Here’s what — if anything — we learned.
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2015 was a huge year for Airbnb. It earned a $25 billion valuation. It was used to book over 1 million stays per night. It launched its services in Cuba.
But 2015 was not a year without obstacles for the tech startup that, for many, has — until this year — represented the softer side of the so-called "sharing economy." Facing regulatory pressure in big cities like New York, L.A., and San Francisco, Airbnb spent much of the year — and its marketing budget — trying to convince the world that the platform is good for cities, good for middle-class families, and good for people in general.
But it's been hard — maybe harder than it should be — to prove that that's true. And meanwhile, Airbnb's opponents have argued that not only is the company not good for regular old middle-income city dwellers, but that its short-term rentals are actually causing a decline in affordable housing in certain cities and neighborhoods.
There's no doubt that some people do rely on Airbnb revenue to stay in homes that, what with rising costs of living, they couldn't otherwise afford. But it's also true that, in certain cases, unchecked short-term renting can have an adverse impact on rent.
Over the course of the last year, city governments, news outlets, and nonprofit organizations of all stripes have strived to figure out whether the net effect of Airbnb is positive or negative. But because Airbnb has been reluctant to share much information about where and how much the platform has been used, they've have had to cobble together a picture of the company's impact by scraping publicly available information from its website. They've been able to draw some conclusions from analyzing that data, many of which Airbnb has actively contested. The company, in turn, has released data reports of its own — reports that, unsurprisingly, tend to confirm that the platform is helping, not hurting, regular Americans.
With all the reports and counter-reports on Airbnb that have emerged this year, what have we actually learned? Given the efforts of housing advocates, attorneys general, data journalists and, to an extent, the company itself, are we actually any closer to understanding the impact of Airbnb?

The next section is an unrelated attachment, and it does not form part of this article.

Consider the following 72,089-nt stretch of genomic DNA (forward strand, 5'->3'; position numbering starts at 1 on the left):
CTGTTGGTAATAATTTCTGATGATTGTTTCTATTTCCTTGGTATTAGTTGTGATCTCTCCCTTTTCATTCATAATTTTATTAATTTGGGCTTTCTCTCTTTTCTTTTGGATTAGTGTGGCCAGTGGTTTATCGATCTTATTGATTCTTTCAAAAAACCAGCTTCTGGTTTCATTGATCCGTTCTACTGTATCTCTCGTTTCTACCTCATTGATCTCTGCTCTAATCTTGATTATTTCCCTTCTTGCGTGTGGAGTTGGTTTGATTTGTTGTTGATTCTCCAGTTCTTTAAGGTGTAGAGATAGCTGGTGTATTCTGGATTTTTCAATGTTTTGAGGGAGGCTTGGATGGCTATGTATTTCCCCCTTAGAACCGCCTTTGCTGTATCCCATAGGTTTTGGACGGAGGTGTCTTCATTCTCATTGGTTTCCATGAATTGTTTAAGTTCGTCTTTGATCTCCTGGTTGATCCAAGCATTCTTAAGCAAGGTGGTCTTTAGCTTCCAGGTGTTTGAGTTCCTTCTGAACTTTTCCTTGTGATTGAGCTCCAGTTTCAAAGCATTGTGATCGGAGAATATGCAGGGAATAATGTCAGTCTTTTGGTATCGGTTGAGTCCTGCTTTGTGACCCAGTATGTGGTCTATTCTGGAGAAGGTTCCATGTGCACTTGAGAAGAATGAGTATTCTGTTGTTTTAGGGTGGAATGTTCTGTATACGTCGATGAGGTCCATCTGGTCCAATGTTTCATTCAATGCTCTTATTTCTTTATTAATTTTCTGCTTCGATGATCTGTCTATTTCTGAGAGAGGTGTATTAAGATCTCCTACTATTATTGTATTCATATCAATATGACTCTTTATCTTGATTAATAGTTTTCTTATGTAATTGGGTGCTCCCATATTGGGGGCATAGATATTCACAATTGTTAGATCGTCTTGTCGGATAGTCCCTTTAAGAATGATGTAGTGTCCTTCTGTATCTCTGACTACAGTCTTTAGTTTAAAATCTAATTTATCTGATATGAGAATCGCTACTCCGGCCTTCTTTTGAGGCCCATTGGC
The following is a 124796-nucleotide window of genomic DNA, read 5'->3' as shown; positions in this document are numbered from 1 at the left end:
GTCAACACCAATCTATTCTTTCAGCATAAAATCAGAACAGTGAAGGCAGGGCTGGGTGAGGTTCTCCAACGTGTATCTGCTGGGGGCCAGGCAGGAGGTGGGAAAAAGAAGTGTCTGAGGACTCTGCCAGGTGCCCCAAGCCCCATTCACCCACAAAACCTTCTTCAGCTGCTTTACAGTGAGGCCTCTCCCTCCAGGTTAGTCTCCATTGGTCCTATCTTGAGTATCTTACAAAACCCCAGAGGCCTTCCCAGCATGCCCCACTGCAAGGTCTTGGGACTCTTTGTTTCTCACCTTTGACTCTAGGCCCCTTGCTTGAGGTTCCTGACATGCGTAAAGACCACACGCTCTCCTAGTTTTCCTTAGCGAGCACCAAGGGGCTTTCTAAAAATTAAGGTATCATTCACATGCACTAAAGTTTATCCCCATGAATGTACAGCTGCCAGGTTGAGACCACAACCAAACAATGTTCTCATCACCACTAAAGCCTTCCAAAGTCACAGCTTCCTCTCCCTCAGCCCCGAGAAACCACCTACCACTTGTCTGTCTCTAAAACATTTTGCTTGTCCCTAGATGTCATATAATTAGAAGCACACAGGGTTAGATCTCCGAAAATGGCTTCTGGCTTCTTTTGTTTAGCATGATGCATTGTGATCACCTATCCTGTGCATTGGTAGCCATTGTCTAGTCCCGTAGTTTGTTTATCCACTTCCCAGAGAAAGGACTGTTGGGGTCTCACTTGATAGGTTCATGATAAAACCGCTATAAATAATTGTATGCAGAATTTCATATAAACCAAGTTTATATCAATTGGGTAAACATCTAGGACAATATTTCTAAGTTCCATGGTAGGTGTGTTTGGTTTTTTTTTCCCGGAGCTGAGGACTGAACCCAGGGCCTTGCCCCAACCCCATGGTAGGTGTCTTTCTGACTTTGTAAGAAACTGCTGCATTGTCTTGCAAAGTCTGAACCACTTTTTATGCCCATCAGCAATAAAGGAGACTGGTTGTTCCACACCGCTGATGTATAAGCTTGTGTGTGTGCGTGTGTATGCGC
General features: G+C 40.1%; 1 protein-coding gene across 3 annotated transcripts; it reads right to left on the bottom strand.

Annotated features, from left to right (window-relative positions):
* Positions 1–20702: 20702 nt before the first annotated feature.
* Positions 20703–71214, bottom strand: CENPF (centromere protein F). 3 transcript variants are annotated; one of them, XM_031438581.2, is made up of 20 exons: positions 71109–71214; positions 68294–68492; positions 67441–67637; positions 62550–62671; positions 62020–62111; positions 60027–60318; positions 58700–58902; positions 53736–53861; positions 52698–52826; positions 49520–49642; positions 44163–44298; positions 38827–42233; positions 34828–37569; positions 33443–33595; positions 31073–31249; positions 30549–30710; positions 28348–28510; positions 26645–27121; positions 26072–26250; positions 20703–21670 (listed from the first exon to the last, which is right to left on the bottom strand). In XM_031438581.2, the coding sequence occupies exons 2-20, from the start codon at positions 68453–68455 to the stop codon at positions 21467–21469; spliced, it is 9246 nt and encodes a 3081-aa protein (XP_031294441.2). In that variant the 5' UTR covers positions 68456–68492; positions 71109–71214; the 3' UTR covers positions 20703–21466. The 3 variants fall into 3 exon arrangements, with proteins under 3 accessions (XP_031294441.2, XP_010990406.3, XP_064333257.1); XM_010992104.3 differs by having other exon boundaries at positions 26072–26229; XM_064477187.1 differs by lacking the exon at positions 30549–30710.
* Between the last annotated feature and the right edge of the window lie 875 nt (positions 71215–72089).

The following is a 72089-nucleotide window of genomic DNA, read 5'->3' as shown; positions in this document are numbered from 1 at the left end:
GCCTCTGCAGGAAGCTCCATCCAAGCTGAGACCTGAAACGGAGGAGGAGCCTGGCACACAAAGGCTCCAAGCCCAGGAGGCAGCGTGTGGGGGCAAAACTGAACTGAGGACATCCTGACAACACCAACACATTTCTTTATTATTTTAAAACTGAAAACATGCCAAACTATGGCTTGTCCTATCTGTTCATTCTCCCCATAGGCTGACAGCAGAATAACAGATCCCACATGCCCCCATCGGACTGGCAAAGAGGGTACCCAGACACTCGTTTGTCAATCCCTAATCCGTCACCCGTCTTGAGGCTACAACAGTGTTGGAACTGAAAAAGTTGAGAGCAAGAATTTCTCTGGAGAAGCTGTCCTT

The easiest way to spot rule-breaking on Airbnb is to count the number of hosts who list multiple properties on the site, since those people are likely not renting out a room in their home, but operating as a small business.
* In New Orleans, 46% of hosts listed multiple properties.
* In Vancouver, 35% of hosts listed multiple properties.
* In Boston, 15% of hosts listed multiple properties.
Murray Cox is the amateur data scientist behind Inside Airbnb. In 2015, he made it his mission to scrape and analyze as much data about short-term renting on the site as possible — from 50 cities globally. He found that, in most cities, hosts with more than one property listed accounted for a third of the overall listings in that city.
In fairness, Airbnb has taken steps to shut down users running such operations.
* Before April 2014, there were nearly 100 hosts with more than 10 properties listed on Airbnb in New York City. After April 2014, when the company cracked down on these "bad actors," there were less than 10 such hosts. But by early 2015, there were 22 hosts with more than 10 properties listed, according to a report by travel site Skift.
Despite Airbnb's attempts, the problem persists. As of early 2015, 29% of Airbnb listings in New York City belonged to hosts who had listed two or more properties, according to The Verge. And as of mid-November, at least 46 hosts were listing six or more entire-home properties in NYC, according to Airbnb's own data.
Those numbers might seem small, but multi-property hosts actually account for a lot of Airbnb's revenues.
* During a recent 12-month period, hosts with more than one entire-home listing in New York City accounted for more than 30% of all New York revenue. (And that includes share-home and shared-room listings.)
* And hosts with at least three entire-home listings accounted for more than 18% of all New York City revenue.
Airbnb seems fairly committed to getting the major offenders off the site, a development that happened in the last year. But the so-called "bad actors" that remain are still making a solid chunk of change off the site.